Income inequality has become a subject of heated debate in many developed as well as developing countries. In this roundtable, Professor Paul Cheung will discuss employment and education as they relate to the problem of income inequality; and the necessity for a new social compact.

It is generally accepted that Singapore has to import skilled foreigners to supplement our own workforce so as to sustain Singapore’s economic growth. But foreigners also compete with locals for jobs. Some may occupy high-paying jobs that might otherwise have gone to locals; while others may settle for wages lower than Singaporeans would have accepted, thus suppressing income at the low end. In education, there are significant differences in educational attainment among the local population.

The workshop will explore the following questions:

  • What is the economic impact on locals of the influx of foreign worker and how can this impact be mitigated?
  • What are the possible policy measures to accommodate both economic growth as well as provide locals with adequate job prospects and reasonable wages?
  • Is there an underclass emerging in Singapore? How do we define and monitor an underclass?
  • Is the prevailing educational system compatible with the needs of Singapore’s economic model?
A new social compact is called for. The current compact, premised on the ‘many helping hands’ approach, seems insufficient. Despite strong economic growth, income inequality has grown, especially since 2001. Various economic indicators show that the middle and working class populations have a declining share of total income. Income growth for the working class has been particularly slow. Over time, the economically vulnerable group may increase in size.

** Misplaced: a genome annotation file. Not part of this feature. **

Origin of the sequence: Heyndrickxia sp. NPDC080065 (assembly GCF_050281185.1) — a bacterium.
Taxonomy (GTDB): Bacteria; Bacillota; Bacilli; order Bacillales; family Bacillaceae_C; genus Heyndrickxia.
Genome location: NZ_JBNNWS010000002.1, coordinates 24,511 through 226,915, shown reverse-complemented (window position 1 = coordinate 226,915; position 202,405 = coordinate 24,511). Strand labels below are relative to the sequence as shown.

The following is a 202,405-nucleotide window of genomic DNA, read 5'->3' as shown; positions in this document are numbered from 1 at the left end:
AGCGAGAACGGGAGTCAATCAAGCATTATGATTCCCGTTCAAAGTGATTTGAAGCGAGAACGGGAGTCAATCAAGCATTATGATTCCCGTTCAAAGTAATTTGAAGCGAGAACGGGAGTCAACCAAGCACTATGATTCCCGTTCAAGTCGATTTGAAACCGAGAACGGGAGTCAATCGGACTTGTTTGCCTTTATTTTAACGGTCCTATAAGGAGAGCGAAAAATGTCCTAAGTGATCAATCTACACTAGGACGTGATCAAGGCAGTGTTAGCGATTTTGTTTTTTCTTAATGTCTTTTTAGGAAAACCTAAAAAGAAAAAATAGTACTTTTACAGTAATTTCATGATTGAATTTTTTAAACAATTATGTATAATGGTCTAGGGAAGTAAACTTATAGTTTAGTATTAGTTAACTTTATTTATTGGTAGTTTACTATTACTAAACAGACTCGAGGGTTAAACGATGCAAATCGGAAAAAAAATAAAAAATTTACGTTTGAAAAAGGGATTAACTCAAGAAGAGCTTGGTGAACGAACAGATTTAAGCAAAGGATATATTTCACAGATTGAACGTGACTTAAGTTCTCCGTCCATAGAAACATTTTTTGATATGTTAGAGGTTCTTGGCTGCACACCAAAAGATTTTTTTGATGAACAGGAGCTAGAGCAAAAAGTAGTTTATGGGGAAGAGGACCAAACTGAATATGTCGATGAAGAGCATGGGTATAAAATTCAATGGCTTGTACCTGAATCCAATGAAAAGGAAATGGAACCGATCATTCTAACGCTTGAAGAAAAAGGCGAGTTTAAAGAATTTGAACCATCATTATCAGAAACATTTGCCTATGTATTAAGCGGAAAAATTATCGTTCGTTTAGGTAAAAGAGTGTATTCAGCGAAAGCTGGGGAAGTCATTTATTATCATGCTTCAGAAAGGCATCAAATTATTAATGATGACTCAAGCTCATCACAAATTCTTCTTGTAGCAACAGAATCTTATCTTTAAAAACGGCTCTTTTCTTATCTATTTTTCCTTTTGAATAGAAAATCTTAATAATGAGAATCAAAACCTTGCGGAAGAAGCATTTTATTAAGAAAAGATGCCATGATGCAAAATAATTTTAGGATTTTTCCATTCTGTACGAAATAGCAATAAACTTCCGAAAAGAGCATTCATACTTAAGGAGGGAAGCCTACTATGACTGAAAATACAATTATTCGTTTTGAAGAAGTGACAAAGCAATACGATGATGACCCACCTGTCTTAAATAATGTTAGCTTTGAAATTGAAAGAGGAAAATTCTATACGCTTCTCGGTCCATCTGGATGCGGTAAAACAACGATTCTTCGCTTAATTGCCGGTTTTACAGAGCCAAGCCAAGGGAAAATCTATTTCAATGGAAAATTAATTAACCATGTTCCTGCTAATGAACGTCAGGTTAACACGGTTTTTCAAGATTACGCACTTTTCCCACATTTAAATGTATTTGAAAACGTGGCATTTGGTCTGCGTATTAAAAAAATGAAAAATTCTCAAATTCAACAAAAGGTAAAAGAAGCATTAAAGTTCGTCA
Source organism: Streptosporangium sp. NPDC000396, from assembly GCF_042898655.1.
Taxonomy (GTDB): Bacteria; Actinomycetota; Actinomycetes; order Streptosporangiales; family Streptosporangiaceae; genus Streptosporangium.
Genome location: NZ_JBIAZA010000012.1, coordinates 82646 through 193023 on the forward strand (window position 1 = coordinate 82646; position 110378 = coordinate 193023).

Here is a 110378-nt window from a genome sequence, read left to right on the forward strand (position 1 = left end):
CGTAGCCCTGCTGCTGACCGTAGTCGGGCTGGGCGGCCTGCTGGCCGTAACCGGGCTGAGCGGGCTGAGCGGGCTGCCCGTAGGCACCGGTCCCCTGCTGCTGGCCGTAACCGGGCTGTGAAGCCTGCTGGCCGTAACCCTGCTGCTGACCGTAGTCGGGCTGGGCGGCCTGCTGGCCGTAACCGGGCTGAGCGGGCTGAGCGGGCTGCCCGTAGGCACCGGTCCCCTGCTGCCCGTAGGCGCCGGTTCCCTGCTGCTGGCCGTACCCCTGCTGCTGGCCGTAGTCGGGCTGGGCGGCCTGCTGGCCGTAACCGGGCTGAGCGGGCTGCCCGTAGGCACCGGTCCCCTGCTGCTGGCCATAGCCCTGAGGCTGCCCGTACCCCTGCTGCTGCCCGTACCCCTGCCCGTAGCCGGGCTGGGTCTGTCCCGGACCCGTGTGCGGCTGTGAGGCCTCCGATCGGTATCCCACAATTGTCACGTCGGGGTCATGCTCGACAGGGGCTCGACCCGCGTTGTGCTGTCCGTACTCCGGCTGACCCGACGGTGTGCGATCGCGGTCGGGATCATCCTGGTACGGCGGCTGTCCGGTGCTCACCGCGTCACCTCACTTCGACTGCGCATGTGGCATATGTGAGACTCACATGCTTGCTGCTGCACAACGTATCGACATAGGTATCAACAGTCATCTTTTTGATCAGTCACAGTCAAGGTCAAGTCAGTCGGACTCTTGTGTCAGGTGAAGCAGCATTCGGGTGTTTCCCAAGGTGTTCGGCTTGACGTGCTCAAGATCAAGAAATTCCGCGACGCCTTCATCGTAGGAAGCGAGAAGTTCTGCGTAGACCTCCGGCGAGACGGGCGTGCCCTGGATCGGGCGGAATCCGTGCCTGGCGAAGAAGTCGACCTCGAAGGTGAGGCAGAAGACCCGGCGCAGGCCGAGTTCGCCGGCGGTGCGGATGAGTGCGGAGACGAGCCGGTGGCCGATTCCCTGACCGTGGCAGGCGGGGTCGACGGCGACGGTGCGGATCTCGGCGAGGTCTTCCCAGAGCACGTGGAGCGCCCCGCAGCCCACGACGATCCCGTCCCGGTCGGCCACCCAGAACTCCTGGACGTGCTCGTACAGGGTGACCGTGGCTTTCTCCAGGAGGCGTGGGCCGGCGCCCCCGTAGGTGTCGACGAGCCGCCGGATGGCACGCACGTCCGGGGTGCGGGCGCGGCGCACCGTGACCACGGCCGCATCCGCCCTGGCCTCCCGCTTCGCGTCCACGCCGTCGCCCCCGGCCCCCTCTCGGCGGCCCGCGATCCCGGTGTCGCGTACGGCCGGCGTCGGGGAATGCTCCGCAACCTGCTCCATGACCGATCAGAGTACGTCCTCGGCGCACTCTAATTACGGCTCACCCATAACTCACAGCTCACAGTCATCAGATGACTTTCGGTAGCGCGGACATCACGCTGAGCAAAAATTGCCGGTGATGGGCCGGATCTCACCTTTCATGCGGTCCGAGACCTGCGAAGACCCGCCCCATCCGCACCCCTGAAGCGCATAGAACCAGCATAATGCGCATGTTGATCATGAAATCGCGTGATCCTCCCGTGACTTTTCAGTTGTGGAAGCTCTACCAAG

• What are the future trends in inequality? Countries with strong economic growth tend to face widening inequality between the rich and the poor. Can inequality be avoided while pursuing economic growth?
  • How should policymakers constrain rising inequality as they pursue economic growth? What is the Singapore approach?
  • To what extent should the ‘many helping hands’ approach be modified so the government can assume a more proactive role in safeguarding the well-being of citizens?
  • What is the long-term impact of rising inequality? What might be the mitigating factors?


Paul Cheung_80x100Professor Paul Cheung, Director, United Nations Statistics Division (UNSD), Department of Economic and Social Affairs, United Nations Professor Paul Cheung, a Singaporean, is the Director of the United Nations Statistics Division (UNSD), Department of Economic and Social Affairs of the United Nations. In this role, he facilitates the development of the global statistical system and coordinates the work of the United Nations Statistical Commission. He oversees a programme of work that includes the development of international statistical standards, the dissemination of global statistical data, and the provision of technical advice to member states in the development of national statistical systems, the coordination of international statistical activities, and the delivery of programme support to the United Nations System on all statistical matters. Professor Cheung also has the responsibility of implementing the United Nations (UN) mandates on geospatial information, cartography, and geographic names. In 2011, his initiative of establishing an inter-governmental platform to address issues on Global Geospatial Information Management (GGIM) was warmly endorsed by the member states and the first global forum was held in Seoul. Prior to joining the UN, he served as the Chief Statistician of Singapore from 1991 to 2004, and was awarded the Public Administration Gold Medal in 2002.  
Thursday, 19 January 2012